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Mailbag: Outsourcing could make unfunded pension obligations worse

February 26, 2013

I read Jeff Arthur's Feb. 21 letter, "Mailbag: Commentary overlooked C.M. pension obligations," which contained complaints about my previous letter, "Commentary: I have doubts about Costa Mesa's outsourcing." I would like to respond to his complaints and point out a few other facts.

Arthur complained that I offered no real alternatives to addressing the underfunded pension obligation. I will comment on that statement below. However, I would like to point out that there were no alternatives suggested in his letter, unless you consider his non-specific suggestion that we send our ideas to the City Council and that we support the council's efforts to be fiscally responsible.

Keep in mind that the last time we provided ideas about the charter to the council, they ignored essentially all of them, including our desire to have an elected charter commission.

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Also, the council's actions associated with fiscal responsibility include, among other questionable actions, running up legal fees of more than $1 million due to an avoidable lawsuit, and allowing for no-bid contracts in the last flawed proposed charter.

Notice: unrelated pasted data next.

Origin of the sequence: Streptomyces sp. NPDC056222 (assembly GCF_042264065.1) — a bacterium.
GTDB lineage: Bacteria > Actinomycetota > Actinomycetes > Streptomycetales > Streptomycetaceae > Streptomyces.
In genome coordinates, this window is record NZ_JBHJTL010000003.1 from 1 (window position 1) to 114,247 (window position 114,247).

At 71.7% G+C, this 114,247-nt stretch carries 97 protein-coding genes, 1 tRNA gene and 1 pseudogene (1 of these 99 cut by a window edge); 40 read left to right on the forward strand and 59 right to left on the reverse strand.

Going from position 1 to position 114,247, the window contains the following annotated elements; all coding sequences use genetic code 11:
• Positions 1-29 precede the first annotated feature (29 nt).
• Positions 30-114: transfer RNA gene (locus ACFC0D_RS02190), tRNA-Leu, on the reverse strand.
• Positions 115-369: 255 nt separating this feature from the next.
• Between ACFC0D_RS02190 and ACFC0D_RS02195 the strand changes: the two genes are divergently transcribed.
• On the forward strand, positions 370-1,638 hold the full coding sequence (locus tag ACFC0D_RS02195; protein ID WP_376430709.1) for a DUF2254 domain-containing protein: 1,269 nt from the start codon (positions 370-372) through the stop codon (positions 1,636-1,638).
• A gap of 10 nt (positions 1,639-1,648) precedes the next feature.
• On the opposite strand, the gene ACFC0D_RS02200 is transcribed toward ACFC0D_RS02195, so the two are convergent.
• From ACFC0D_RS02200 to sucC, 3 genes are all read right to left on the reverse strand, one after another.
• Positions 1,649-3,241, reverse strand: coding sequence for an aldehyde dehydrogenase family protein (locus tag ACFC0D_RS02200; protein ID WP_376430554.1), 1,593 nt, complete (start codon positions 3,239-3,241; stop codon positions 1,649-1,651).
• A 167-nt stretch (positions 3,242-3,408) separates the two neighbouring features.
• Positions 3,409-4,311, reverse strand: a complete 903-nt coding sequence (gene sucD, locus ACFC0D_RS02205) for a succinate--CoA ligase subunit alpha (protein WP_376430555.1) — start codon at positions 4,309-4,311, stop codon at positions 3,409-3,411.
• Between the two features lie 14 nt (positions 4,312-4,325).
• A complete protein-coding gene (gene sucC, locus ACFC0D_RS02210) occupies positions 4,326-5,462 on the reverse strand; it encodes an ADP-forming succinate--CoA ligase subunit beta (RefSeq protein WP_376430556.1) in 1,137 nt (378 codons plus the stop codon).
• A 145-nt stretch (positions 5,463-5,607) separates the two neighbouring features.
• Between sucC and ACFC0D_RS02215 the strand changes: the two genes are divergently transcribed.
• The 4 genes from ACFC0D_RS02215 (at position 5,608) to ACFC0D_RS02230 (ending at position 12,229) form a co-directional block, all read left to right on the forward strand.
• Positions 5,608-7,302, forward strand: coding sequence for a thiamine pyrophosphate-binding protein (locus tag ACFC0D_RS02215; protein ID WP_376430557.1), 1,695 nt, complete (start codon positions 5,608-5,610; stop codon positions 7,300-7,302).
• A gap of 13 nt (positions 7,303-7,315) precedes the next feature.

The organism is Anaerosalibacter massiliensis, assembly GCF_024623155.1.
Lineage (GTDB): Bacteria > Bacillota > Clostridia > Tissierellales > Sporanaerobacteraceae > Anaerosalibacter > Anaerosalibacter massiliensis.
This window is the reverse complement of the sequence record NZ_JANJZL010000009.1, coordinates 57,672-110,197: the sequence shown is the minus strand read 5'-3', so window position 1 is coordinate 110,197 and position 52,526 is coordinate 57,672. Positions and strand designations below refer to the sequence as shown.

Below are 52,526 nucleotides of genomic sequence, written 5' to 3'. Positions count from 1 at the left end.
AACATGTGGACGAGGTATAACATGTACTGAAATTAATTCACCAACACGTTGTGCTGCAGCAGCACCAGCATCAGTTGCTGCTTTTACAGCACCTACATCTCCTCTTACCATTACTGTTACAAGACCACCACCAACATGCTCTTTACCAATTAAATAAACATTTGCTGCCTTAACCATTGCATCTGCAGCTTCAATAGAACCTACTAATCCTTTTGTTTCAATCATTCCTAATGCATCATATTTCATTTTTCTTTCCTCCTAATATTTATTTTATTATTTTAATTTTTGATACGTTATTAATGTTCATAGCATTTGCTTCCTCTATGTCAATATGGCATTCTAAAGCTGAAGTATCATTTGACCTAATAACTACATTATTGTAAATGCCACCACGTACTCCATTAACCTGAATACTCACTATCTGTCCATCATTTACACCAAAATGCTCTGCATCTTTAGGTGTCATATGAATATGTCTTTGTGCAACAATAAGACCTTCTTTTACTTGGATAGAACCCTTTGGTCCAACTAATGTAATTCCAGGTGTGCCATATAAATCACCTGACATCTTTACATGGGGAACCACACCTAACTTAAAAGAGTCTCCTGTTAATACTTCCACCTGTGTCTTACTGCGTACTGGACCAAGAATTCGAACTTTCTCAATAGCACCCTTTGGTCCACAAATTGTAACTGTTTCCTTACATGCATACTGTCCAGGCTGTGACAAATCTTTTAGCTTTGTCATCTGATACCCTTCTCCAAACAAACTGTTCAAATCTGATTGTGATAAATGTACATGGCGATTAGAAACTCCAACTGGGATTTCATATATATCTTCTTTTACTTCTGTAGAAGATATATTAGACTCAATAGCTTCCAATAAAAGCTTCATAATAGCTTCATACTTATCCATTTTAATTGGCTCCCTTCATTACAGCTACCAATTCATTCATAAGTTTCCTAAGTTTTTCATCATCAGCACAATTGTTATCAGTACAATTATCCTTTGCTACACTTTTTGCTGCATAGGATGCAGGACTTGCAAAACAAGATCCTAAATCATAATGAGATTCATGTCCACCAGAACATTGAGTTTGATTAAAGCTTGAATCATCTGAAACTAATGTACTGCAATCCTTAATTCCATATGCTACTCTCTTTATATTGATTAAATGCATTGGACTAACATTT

So before supporting the majority council, I will continue to evaluate their actions and their appearance to be fiscally responsible. I will do this because of their previous problematic actions — proposing a flawed charter — and my worry about who influences them, whom I fear are out-of-town lobbyists and partisan politicians.

I did not discount the council's cost savings through outsourcing, as Arthur claims, but I did express concern that outsourcing could make the underfunded pension obligation worse because fewer employees would be paying into the pension fund. I also raised the issue and idea of applying at least some of the cost savings from any outsourcing to the pension obligation. This assumes, of course, that the council majority continues down the outsourcing path. I also implied that the $2.5-million budget surplus could be used to pay down even more of the pension obligation.

Lastly, Arthur implied that the last proposed flawed charter would address the current underfunded pension obligation. This is not true. The last proposed charter did nothing to address this issue.

Arthur's letter did not offer solutions to outsourcing or the underfunded pension obligation, but I see that the council has created an appointed volunteer committee comprised of nine residents to investigate how to pay down the obligation. I am encouraged by this. I look forward to seeing who is appointed to this committee and what they recommend. I hope they at least take my above suggestions into consideration and see that they are steps in the right direction.

Charles Mooney

Costa Mesa

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